Researchers at Brown University have developed a software system that turns cell phones into augmented reality portals. This new system called “portal-ble” enables users to use their hands to manipulate virtual building blocks, furniture, and other objects as if they were really there. The researchers hope this new system can be a tool for artist, engineers, game developers, and others to experiment with augmented reality (AR).
The platform makes use of a small infrared sensor mounted on the back of a phone. The sensor tracks the position of people’s hands in relation to virtual objects, enabling users to pick objects up, turn them, stack them or drop them. Also, the researchers added sensory feedback—visual highlights on objects and phone vibrations—to make interactions easier.
The source code for Andriod is freely available for download on the researchers’ website, and iPhone code will follow soon.
In a research paper, a Stanford University team demonstrated that thin layers of certain materials—just a few atoms thick can properly insulate the warmest components of a device. The team used a graphene layer along with three other materials to create four-layer insulation that’s only 10 atoms thick. As heat passes through each of these layers, the heat energy is depleted.
This new insulation will eventually lead to smaller and lighter devices. For now, though, the challenge for the scientist is to make it practical for mass production.
We are very lucky nowadays to have amazing cellphones with 4G LTE connectivity and great voice clarity. Sadly though much of the world: approximately 4 billion people don’t have reliable internet access and of that 4 billion, 1.6 billion lack voice service. The main reason for this is the lack of cell towers. These towers are simply too expensive to constuct for many areas and have limited range.
Many companies are looking at a unique idea to solve this problem that comes from a technology that’s 200+ years old, blimps. One of those companies Altaeros, is launching a fleet of what they are calling “SuperTower” blimps that offer 4G LTE or 5G connectivity. The SuperTower’s will use tethers (which include the power connections and fiber optics), that allows the blimp to be raised or lowered to a ground station at any time. This is how the blimp will be recharged, as well as, give access to the payload so that it can be serviced or changed.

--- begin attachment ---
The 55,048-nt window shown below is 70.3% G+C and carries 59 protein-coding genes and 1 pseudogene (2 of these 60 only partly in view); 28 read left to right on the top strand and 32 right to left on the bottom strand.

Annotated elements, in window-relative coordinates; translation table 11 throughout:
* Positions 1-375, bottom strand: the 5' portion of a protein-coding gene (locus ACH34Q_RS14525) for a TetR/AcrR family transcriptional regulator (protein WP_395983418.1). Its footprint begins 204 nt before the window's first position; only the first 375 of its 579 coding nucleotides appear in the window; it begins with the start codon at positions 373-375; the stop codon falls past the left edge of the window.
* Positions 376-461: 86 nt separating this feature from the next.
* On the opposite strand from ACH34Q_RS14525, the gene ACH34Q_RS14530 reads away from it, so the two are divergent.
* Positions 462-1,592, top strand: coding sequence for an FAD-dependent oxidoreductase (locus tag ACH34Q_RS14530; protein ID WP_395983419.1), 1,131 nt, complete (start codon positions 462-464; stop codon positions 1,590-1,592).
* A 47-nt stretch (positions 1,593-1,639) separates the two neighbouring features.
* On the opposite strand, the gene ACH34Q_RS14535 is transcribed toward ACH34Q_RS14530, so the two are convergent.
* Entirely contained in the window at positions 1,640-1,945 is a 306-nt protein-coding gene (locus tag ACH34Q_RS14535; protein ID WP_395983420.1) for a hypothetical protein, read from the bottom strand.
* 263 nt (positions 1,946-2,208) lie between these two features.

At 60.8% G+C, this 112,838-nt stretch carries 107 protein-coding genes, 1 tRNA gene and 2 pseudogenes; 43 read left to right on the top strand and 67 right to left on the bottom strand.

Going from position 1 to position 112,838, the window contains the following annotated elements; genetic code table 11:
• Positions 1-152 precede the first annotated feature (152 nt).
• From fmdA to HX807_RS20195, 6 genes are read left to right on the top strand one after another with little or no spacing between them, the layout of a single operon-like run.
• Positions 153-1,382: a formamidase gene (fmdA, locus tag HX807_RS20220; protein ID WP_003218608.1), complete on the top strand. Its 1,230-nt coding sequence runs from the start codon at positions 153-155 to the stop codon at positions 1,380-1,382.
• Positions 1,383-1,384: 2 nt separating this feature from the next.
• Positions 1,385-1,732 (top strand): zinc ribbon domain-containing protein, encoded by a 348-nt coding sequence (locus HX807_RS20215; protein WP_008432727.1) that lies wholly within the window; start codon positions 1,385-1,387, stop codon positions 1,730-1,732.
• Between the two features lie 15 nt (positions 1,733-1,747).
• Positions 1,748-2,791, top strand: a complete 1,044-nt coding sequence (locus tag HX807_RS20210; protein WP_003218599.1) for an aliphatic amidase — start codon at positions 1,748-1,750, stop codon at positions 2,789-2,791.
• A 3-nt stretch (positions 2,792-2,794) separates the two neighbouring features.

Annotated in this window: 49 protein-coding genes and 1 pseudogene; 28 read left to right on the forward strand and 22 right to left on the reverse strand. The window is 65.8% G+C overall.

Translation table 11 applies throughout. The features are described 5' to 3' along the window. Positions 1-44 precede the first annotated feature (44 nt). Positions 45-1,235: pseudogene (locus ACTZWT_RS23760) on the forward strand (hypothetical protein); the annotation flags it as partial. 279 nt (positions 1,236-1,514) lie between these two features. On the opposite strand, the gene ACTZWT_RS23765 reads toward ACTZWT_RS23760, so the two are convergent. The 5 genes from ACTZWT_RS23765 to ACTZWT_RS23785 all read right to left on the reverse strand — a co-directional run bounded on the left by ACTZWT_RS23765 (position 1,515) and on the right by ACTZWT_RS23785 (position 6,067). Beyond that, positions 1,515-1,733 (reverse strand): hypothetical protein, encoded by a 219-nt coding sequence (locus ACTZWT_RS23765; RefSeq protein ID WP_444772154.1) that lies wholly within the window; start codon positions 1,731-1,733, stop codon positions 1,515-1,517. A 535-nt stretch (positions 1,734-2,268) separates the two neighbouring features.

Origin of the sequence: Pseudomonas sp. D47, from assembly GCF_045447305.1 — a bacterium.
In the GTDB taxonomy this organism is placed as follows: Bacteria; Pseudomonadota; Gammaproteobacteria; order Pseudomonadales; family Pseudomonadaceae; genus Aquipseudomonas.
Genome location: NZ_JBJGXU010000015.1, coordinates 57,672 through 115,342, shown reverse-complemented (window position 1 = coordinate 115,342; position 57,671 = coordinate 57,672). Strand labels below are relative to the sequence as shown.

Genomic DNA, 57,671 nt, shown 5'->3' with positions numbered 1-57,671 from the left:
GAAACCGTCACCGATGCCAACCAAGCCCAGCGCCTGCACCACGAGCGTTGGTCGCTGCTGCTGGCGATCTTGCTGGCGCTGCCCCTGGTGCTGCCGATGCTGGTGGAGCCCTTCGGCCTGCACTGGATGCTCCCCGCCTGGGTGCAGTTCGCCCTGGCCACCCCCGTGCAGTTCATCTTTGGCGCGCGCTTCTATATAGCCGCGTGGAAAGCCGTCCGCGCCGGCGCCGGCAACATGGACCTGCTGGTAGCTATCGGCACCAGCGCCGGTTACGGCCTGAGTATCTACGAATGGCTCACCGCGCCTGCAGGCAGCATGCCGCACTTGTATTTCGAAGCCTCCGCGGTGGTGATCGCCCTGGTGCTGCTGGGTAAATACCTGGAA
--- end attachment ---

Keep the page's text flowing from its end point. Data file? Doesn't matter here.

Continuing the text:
When compared to traditional cell towers, blimps offer a few key advantages. One is, they don’t require special buildings to house all the receivers, transmitters, and electrical equipment because all the technology is high above in the blimps gondola. Blimps offers such a wide range of cell and internet coverage because they can reach a much higher altitude than traditional towers, giving them a larger radius. Lastly there is no need for a ground crew except for upkeep; the blimp can be controlled autonomously without anybody on site.
As our connectivity needs grow and with the 5G era right around the corner, we could be seeing cell blimps poping up very soon.
The debut of the Samsung Galaxy fold is right around the corner. Samsung being the aggressor that they are seems to be already working on the next foldable phone, having patented a phone that unfolds to a tablet. The approved patent shows a phone with a large flexible display. Unfold the two sides, and you now have a tablet-sized device. Fold the two sides back, and you have a display that covers the entirety of the device.
There’s no indication of when or if Samsung will ever move forward officially with this design, however, it’s a glimpse of what the future of phones will look like.
A new scam has been discovered where fraudsters run video ads behind banner images draining users’ batteries and data, while also scamming advertisers and app developers in the process, all of this, in order to make a hefty profit. This ad fraud scheme was uncovered by fraud detection firm Protected Media – it affects many apps, and allows for stealing of ‘tens of millions of dollars per month’. BuzzFeed News reports that these invalid video ads running behind banners were linked to an Israeli company named Aniview, and its subsidiary OutStream Media. Read the full article
Samsung is releasing its first foldable phone on April 26 with a price tag of $1980. The Galaxy Fold features 7.3 inch QXGA+ resolution (4.2:3) and a 4.6 inch HD+ (12:9) secondary display thats used when in phone mode. The phone comes with 512GB UFS 3.0 storage, Qualcomm 7nm octa-core processor (mostly likely a snapdragon 855), 12GB of RAM, and a battery capacity of 4380 mAh. Samsung is planning to launch the Galaxy Fold through AT&T and T-Mobile with a free pair of wireless earbuds. Visit the product page.
The HubblePhone has what Turing is calling a “multi-dimensional” screen that basically is a primary screen with a secondary display. It can fold up like a flip phone, or swivel out at any angle. It’s tough to explain because we have yet to see any physical prototype of this phone, and all we have to visualize this device are the concept photos below. Along with the display, the phone looks like it has a number of cameras. There’s one large main sensor at the top of the device, along with an iPhone X-style notch on the pop-out display that we assume is to be used both as a traditional camera, and for facial recognition. Turing said the camera system will allow people to do things like make a call by mouthing the name of the contact. Read the full review here.
Since mobile phones first appeared in the mid-1980s, the industry has launched several new “generations” of network and technology. Those early analogue “brick” phones of the 1980s were replaced by the 2G (1990s) GSM, digital, and international roaming service. 3G (2000s) offered improved internet connectivity before 4G (2010s) delivered a truly broadband experience into our hands. Read the full article here.